Tourism sector in Kazakhstan is not so developed. But as we know the Republic of Kazakhstan is in the list of new states and the future of its tourism can be viewed as perfect. Kazakhstan is one of the post-Soviet states. The Republic of Kazakhstan is well known for rather unique natural and geographic conditions. Kazakhstan owns many things for every kind of tourist. A history and diverse ethnic heritage have left scores of diverse sights of interest for the sightseer. The natural environment offers innumerable opportunities in eco and sports tourism, the latter including trekking, mountaineering particularly mountains, fishing and hunting, the latter already popular with an established clientele who value the diversity of species available and the relatively low cost of such trips. The wealth of religious sites, mostly, but not all, connected with Islam, attract a steady and growing number of visitors. That s why the tourism sector in Kazakhstan is growing up year by year.
Why are cities centers of power? A sociological analysis of urban politicsIn this brilliant, very original survey of the politics and meanings of urban landscapes, leading sociologist Göran Therborn offers a tour of the world's major capital cities, showing how they have been shaped by national, popular, and global forces. Their stories begin with the emergence of various kinds of nation-state, each with its own special capital city problematic. In turn, radical shifts of power have impacted on these cities' development, in popular urban reforms or movements of protest and resistance, in the rise and fall of fascism and military dictatorships, and the coming and going of Communism. Therborn also analyzes global moments of urban formation, of historical globalized nationalism, as well as the cities of current global image capitalism and their variations of skyscraping, gating, and displays of novelty.Through a global, historical lens, and with a thematic range extending from the mutations of modernist architecture to the contemporary return of urban revolutions, Therborn questions received assumptions about the source, manifestations, and reach of urban power, combining perspectives on politics, sociology, urban planning, architecture, and urban iconography. He argues that, at a time when they seem to be moving apart, there is a strong link between the city and the nation-state, and that the current globalization of cities is largely driven by the global aspirations of politicians as well as those of national and local capital.With its unique systematic overview, from Washington, D.C. and revolutionary Paris to the flamboyant twenty- first-century capital Astana in Kazakhstan, its wealth of urban observations from all the populated continents, and its sharp and multi-faceted analyses, Cities of Power forces us to rethink our urban future, as well as our historically shaped present.
Against the backdrop of its mineral wealth, Kazakhstan has been touted a Central Asian tiger state. In contrast to most other Central Asian countries, it was able to evade civil war and large-scale bloodshed and to assume a leadership position which won international recognition and respect. At the same time, the country could not evade the global financial crisis and its human rights record is far from being immaculate. This volume analyses the economic, political and social dynamic of modern Kazakhstan as seen by insiders and Western experts. Their opinions converge on the assumption that there are hard times ahead but that Kazakhstan has the potential to weather the storm.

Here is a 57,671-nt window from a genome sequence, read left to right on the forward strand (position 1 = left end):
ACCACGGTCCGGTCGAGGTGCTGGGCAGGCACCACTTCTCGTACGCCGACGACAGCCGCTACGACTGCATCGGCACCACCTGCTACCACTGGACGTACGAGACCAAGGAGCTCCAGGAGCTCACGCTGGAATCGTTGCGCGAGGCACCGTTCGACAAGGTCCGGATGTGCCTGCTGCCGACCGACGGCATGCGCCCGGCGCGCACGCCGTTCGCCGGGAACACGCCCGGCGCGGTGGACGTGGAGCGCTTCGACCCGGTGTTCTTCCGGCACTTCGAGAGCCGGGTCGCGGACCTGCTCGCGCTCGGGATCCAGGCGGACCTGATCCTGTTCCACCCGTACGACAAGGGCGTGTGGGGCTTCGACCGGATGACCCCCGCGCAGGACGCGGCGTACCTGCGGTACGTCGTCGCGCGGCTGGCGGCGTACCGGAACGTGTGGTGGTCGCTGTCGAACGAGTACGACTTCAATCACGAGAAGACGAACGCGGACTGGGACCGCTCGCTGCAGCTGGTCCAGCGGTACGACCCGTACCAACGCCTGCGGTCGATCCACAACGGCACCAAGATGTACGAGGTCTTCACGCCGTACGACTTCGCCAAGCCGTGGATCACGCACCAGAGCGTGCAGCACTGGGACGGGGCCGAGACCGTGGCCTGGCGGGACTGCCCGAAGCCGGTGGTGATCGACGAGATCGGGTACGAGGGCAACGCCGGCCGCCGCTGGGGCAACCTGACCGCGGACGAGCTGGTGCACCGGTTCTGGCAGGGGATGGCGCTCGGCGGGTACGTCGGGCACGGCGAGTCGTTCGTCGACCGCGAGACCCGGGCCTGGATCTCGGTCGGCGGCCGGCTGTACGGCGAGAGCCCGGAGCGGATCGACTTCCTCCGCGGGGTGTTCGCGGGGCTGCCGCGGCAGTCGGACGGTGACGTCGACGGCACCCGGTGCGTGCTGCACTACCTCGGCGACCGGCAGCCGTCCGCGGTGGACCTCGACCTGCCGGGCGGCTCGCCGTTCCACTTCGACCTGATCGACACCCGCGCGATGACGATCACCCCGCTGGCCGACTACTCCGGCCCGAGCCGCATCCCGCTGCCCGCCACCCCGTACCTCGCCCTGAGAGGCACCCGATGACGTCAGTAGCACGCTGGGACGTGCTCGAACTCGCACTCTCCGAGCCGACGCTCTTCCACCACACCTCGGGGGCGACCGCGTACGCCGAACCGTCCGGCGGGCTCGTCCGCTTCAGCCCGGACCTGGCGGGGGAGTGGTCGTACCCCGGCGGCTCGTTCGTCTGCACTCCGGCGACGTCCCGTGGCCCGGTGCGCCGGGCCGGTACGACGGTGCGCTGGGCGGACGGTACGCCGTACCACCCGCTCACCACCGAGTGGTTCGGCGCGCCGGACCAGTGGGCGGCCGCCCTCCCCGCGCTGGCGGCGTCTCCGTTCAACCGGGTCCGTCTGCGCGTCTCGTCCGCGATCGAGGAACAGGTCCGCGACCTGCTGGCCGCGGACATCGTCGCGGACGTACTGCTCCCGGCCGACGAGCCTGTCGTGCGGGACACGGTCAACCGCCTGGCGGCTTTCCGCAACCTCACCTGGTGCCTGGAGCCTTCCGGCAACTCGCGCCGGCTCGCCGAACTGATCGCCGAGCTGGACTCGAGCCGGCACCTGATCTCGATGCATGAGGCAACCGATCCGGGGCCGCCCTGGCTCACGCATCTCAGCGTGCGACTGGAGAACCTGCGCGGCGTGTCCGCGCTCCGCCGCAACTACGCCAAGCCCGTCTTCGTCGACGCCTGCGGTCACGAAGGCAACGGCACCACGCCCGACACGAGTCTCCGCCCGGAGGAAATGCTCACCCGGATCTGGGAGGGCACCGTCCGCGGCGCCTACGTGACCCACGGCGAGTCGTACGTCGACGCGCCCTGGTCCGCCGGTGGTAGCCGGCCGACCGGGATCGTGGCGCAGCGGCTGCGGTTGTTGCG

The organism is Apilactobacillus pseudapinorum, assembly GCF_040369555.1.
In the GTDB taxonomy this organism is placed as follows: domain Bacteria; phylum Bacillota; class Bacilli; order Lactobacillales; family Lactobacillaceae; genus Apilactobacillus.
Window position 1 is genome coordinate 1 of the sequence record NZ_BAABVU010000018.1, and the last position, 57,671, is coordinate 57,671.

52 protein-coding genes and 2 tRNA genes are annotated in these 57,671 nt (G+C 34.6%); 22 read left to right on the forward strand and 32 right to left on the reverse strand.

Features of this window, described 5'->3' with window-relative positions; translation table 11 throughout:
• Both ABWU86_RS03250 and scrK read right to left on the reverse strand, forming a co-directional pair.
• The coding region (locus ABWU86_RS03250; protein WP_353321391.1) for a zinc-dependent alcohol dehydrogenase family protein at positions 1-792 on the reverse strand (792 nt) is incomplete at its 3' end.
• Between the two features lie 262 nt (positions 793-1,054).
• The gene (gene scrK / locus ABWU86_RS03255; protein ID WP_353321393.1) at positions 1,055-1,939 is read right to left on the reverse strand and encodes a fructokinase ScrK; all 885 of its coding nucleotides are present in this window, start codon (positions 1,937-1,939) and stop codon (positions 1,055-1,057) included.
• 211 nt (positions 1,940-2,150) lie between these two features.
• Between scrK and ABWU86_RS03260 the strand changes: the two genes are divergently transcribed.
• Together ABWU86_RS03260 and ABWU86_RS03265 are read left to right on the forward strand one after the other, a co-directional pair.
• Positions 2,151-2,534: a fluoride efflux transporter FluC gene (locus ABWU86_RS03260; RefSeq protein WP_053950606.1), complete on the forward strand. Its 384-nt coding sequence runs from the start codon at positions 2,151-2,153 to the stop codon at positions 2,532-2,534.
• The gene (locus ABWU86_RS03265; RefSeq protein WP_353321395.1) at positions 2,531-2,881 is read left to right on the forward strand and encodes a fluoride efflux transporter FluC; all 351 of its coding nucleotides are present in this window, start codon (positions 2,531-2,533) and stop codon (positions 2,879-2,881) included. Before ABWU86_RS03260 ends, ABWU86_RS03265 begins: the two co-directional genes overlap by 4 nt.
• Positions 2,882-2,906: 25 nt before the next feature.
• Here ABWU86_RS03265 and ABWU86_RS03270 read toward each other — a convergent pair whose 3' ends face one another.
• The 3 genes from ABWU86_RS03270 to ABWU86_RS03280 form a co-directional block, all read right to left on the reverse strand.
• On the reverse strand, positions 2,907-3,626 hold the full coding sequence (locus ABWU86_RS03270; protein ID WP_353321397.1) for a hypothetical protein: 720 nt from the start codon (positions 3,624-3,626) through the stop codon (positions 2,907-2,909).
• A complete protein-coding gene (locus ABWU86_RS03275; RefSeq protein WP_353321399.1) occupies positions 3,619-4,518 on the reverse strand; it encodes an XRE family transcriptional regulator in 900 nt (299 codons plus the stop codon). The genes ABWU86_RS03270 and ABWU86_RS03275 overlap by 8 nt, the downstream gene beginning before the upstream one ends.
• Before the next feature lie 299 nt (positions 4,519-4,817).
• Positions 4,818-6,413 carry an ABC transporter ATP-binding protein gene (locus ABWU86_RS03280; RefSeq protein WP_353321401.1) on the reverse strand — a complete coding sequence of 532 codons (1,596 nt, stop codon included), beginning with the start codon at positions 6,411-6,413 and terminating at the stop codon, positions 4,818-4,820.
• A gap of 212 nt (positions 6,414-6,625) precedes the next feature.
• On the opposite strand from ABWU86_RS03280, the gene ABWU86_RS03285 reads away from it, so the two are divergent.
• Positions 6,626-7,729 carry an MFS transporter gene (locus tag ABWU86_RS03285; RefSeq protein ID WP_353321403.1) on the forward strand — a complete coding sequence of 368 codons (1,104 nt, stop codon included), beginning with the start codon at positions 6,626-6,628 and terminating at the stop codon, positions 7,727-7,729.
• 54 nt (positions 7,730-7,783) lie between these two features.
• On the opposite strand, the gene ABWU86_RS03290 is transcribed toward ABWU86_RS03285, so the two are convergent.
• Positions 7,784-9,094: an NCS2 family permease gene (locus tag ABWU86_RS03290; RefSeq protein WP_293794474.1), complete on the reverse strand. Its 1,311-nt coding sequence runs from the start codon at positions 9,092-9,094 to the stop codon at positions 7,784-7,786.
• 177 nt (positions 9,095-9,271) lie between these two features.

In the early twentieth century, asbestos had a reputation as a lifesaver. In 1960, however, it became known that even relatively brief exposure to asbestos can cause mesothelioma, a virulent and lethal cancer.Yet the bulk of the world's asbestos was mined after 1960. Asbestos usage in many countries continued unabated.This is the first global history of how the asbestos industry and its allies in government, insurance, and medicine defended the product throughout the twentieth century. It explains how mining and manufacture could continue despite overwhelming medical evidence as to the risks. The argument advanced in this book is that asbestos has proved so enduring because the industry was able to mount a successful defense strategy for the mineral - a strategy that still operates in some parts of theworld. This defence involved the shaping of the public debate by censoring, and sometimes corrupting, scientific research, nurturing scientific uncertainty, and using allies in government, insurance, and medicine.The book also discusses the problems of asbestos in the environment, compensating victims, and the continued use of asbestos in the developing world. Its global focus shows how asbestos can be seen as a model for many occupational diseases - indeed for a whole range of hazards produced by industrial societies. The book is based on a wealth of documentary material gained from legal discovery, supplemented by evidence from the authors' visits and researches in the US, the UK, Canada, Kazakhstan,Zimbabwe, Australia, Swaziland, and South Africa.